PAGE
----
Gretchen S.: What they did is they said, “Let’s look at inventory management through dynamic email.” And a lot of marketers would stop right there and say, “Hey, this is too hard. We can’t get our systems connected. We can’t make this work. There’s too much technology creating barriers to make it work.” But Hot Topic didn’t do that. They actually said, “Let’s see if we can be creative.” And we wound up working with them to find a way to overcome all the system issues by avoiding it entirely, which is always a great way to overcome a problem, if you ignore it, eventually it goes away. So we actually used the power of dynamic images in an email and had them send their emails earlier in the day so that everyone could get them before the sales started, which immediately is positive in terms of customer experience. But what we had them send was a message that said, “Hey, the sales going to start at a certain time.”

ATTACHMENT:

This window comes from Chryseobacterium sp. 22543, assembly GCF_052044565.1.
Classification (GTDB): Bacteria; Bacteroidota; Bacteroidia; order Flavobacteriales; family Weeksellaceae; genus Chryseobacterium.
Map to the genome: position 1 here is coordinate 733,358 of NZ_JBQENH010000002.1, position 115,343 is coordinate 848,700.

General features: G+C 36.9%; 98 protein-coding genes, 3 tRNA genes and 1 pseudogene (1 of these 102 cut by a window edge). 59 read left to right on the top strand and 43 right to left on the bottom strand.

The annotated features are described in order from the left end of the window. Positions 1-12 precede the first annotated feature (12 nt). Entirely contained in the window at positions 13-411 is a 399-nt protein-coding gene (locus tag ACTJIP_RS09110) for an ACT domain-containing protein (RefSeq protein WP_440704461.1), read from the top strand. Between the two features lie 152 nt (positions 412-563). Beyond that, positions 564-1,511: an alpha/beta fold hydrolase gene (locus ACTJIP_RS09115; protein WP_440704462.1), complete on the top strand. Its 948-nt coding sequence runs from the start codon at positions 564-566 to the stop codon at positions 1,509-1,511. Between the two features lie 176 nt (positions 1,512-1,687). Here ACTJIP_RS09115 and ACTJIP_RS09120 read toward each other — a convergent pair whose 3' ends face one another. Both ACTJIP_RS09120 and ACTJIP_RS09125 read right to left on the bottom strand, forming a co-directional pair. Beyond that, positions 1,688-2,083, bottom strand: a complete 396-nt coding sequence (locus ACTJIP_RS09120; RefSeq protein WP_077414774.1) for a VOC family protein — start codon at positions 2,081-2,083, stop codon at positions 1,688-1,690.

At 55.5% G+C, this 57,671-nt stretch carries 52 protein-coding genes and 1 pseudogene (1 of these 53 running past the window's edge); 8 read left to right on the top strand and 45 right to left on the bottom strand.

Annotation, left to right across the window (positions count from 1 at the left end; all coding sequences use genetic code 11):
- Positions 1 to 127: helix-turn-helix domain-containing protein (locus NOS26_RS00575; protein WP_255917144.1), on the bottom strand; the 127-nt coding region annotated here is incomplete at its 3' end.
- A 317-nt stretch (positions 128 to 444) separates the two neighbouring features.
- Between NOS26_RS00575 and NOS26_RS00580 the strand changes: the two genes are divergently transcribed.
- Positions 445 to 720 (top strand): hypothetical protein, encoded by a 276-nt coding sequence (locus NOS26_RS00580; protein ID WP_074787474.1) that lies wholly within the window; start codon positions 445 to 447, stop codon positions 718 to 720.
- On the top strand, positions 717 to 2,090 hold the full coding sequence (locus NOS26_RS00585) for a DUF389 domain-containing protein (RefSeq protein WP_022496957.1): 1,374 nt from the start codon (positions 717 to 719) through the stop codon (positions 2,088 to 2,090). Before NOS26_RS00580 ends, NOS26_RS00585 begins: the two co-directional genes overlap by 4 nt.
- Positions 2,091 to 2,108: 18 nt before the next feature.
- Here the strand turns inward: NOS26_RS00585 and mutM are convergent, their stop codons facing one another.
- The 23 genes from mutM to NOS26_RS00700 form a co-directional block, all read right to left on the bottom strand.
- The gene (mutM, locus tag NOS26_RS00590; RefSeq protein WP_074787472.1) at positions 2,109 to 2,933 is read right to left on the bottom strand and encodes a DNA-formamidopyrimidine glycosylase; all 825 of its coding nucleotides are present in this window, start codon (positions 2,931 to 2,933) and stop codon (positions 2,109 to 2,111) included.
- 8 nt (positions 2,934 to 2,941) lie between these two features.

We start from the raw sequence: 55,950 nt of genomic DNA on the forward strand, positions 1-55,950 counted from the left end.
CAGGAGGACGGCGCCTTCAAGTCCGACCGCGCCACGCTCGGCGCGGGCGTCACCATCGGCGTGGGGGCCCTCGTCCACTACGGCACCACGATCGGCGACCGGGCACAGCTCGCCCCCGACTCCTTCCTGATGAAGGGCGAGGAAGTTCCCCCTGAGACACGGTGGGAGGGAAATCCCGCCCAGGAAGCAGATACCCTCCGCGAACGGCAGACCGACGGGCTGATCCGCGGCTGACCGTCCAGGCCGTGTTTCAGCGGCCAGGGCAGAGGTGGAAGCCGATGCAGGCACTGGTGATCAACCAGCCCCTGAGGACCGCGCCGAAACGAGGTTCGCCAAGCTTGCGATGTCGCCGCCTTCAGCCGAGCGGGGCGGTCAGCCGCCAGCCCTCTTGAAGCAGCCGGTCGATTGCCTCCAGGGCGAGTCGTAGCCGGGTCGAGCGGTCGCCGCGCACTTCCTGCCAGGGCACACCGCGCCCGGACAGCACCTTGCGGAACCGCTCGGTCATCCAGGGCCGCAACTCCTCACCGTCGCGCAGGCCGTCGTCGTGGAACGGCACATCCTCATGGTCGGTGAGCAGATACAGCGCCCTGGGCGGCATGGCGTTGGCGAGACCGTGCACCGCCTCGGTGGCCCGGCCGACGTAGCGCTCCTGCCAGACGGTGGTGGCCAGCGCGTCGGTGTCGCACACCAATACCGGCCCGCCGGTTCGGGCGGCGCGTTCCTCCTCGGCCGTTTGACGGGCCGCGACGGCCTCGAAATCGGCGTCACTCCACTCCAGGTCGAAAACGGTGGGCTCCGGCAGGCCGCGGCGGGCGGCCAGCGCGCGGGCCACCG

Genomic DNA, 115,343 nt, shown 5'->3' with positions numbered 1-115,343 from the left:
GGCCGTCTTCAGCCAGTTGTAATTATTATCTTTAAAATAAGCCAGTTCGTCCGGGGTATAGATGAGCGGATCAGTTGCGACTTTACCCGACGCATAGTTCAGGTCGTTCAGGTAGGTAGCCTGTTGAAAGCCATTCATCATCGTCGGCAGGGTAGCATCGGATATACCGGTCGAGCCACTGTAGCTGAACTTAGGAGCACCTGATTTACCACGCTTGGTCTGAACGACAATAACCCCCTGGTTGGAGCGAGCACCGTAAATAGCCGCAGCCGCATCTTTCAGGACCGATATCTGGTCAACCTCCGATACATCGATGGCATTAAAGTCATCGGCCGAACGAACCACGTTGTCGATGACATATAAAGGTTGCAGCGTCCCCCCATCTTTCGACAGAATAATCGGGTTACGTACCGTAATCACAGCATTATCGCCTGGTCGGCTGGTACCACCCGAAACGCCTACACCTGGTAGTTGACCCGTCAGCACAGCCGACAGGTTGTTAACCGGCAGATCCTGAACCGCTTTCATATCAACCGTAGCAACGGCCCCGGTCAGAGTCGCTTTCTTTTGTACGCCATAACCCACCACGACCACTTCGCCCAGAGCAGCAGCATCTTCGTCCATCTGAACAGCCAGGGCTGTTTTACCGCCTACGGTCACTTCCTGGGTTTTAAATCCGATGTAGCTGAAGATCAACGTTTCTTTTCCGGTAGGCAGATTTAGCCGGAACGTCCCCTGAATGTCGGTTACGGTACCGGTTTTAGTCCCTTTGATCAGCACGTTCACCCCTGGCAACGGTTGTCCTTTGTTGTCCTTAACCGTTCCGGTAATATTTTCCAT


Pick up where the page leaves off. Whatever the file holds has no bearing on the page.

Gretchen S.: People then could come back to that email at that time and the message would change because the image could change and it would say, “Okay, now our sale is on. Go ahead and buy it here.” And when the volume was high enough that they knew that their inventory was running low online, they changed the message again and said, “Go to your local store, we’re out online, but you can probably still find some of these in your local store.” And so all of a sudden the call volume went down, which means the costs went down, their sales still were very high because they sold out and customers were so much happier.

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I would say personalization is utterly fundamental and core to any marketer’s strategy. Almost 90% of retail marketers are using personalization today.